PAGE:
3.3. Computational details

Ab initio calculations of the IR spectra of a representative SiO2NPs (Fig. 4) fragment was calculated, when a CO2 molecule is chemisorbed forming a carbonate like group. This was performed with the Gaussian 09W software package, with B3LYP density functional theory (DFT) and basis set 6-311+G(d, p). It is evident the good overlap when superimposing the infrared spectrum of both the theoretical and experimental (Fig. 4), thus confirming the existence of chemisorbed CO2 specie in the form of carbonates, over the surface of the NPs. The fragment, here studied, displays a tetrahedral symmetry in the ground state with bond angles values of approximately 109.5°. The vibrational modes registered are mainly symmetrical and antisymmetrical (Fig. S8) with respect to each of the planes. The theoretical and experimental IR spectra are a perfect match, however a scaling correction factor of 1.06 have been required for DFT values.

(i) Region 3000–1500 cm−1: the computed DFT analysis predicted CH stretching frequencies (2350 cm−1) for the unidentate structure; however, these frequencies can be more likely associated to CO2 confinement in the interior of the material.31 The second region of interest is around 1650 cm−1 that can be ascribed to the umbrella stretching of the chemisorbed R–CO2 group, a very significant (fingerprint) wavenumber value as it confirms the adsorption of the CO2 by the matrix.

(ii) Region 1200–900 cm−1: the bands observed between 1200 cm−1 and 1030 cm−1 are mainly Si–O, Si–O–C and C–O stretches. There is also a small band around 1270 cm−1 that can be attributed to the CO2 antisymmetrical stretching.

(iii) Region 800–700 cm−1: the most intense IR band in this region is located at 790 cm−1, and it is attributed to the asymmetrical stretches between the Si and O.

3.4. XPS analysis

In addition, and with the aim of confirming the appearance of these new chemical species, XPS analysis were performed in the same samples at three different adsorption-process steps: Au_linker, Au–SiO2 and Au_SiO2@CO2. XPS is considered to be the most sensitive technique and it is widely used to determine the exact elemental ratio and bonding nature of the elements in NPs materials. The XPS overview spectra of the three different wafers shows that the following atomic species can be identified: O, C, S, Si and Au. Fig. 5 shows the core-level XPS spectra of the O(1s), C(1s) and Si(2p) regions along the three steps of the process. The Si 2p peak is observed at 102.3 eV, and is attributed to Si–C and Si–O species from the chemisorption of the linker (Fig. 5a).32 In a second step (Fig. 5b), the main peak shows a shift to 102.8 eV in binding energy, related to the SiO2NPs adsorption of the gold surface, masking the underneath linker layer. Finally (Fig. 5c), when the sensor is exposed to CO2, it gives rise to the appearance of a second component at 105.5 eV, which is ascribed to the presence of electron withdrawing groups33 on the surface. This fits, in our case, with the formation of Si(CO32−) species.34,35 The best-fit curves for the O 1s, depicted in Fig. 5, display a similar trend as silicon, where there is barely a shifting between Au_linker and Au_SiO2 (sensor), then it is noticeable the case of Au_SiO2@CO2 showing two main components. One is observed at 531.7 eV, attributed to OH and Si–O species, and a second one, in accordance with the silica case, at approximately 535 eV which has been related to C–O containing species.36–38 Finally, the best-fit curve for the C 1s peak (Fig. 5), in both cases (Au_SiO2 and Au_SiO2@CO2), was achieved using three components, the first carbon component has a binding energy (B.E.) of 284.5 eV and is attributed to the C–H and C–C group, the second component at 286.4 eV corresponds to O–CH3 groups whereas the third component is observed at 288.6 eV and is assigned to the C[double bond, length as m-dash]O groups.38 There is a remarkable increase in the third component (at 288.6 eV, assigned to the C[double bond, length as m-dash]O groups), from 5% to 11% (Table S1) when the Au_SiO2 have been exposed to CO2 which supports the statement of silica nanoparticles as suitable materials for CO2 adsorption at low pressures. This is in good agreement with the infrared analysis. Both complementary spectroscopies, XPS and infrared, helped us to identify the CO2 adsorption process and chemical adsorption species, providing a fingerprint signal when the CO2 fixation process takes place.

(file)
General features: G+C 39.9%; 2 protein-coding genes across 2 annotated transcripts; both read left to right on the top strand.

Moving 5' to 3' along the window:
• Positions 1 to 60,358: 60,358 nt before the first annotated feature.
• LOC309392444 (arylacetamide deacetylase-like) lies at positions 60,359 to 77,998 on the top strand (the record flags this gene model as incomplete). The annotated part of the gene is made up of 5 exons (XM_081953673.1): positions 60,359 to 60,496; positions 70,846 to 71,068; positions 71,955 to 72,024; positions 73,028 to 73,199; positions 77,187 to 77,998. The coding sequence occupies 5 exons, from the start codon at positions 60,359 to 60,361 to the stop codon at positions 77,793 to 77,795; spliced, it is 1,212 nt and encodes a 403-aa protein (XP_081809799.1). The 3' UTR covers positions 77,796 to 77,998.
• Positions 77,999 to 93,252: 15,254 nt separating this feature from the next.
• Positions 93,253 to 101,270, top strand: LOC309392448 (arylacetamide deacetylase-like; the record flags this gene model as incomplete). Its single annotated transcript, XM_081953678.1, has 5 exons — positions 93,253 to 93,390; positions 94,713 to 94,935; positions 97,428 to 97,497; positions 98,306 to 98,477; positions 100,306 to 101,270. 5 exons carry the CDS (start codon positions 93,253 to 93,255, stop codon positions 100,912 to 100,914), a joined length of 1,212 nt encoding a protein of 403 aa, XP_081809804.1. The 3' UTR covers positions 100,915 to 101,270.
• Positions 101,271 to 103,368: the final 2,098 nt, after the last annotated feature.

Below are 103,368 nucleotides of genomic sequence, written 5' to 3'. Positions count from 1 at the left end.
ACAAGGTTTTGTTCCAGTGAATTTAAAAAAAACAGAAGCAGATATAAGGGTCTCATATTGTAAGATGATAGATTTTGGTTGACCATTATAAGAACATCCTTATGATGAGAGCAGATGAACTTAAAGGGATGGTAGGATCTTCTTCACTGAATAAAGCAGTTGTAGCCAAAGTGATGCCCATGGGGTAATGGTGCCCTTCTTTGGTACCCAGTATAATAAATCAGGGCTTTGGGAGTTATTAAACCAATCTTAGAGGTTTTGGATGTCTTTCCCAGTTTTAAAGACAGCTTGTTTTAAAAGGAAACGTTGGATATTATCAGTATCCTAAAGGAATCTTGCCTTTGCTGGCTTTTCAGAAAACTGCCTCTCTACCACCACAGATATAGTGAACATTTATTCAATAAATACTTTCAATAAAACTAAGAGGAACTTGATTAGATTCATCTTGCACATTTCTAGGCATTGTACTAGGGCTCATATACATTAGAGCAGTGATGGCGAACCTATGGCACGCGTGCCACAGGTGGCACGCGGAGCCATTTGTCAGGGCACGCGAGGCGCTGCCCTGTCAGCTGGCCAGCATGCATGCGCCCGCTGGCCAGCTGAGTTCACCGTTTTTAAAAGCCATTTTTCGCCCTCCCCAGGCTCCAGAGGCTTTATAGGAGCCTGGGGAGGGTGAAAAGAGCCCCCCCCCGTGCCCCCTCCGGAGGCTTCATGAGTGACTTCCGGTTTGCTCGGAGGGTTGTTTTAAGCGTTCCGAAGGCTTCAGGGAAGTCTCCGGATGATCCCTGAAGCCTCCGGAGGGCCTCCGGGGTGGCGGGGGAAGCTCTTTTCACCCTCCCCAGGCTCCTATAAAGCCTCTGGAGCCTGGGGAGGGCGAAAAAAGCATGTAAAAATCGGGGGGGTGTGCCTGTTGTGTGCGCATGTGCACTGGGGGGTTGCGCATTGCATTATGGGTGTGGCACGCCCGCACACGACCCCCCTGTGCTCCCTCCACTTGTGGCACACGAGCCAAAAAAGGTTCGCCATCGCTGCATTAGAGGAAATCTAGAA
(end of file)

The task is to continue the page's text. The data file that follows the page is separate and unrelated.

3.5. EDX analysis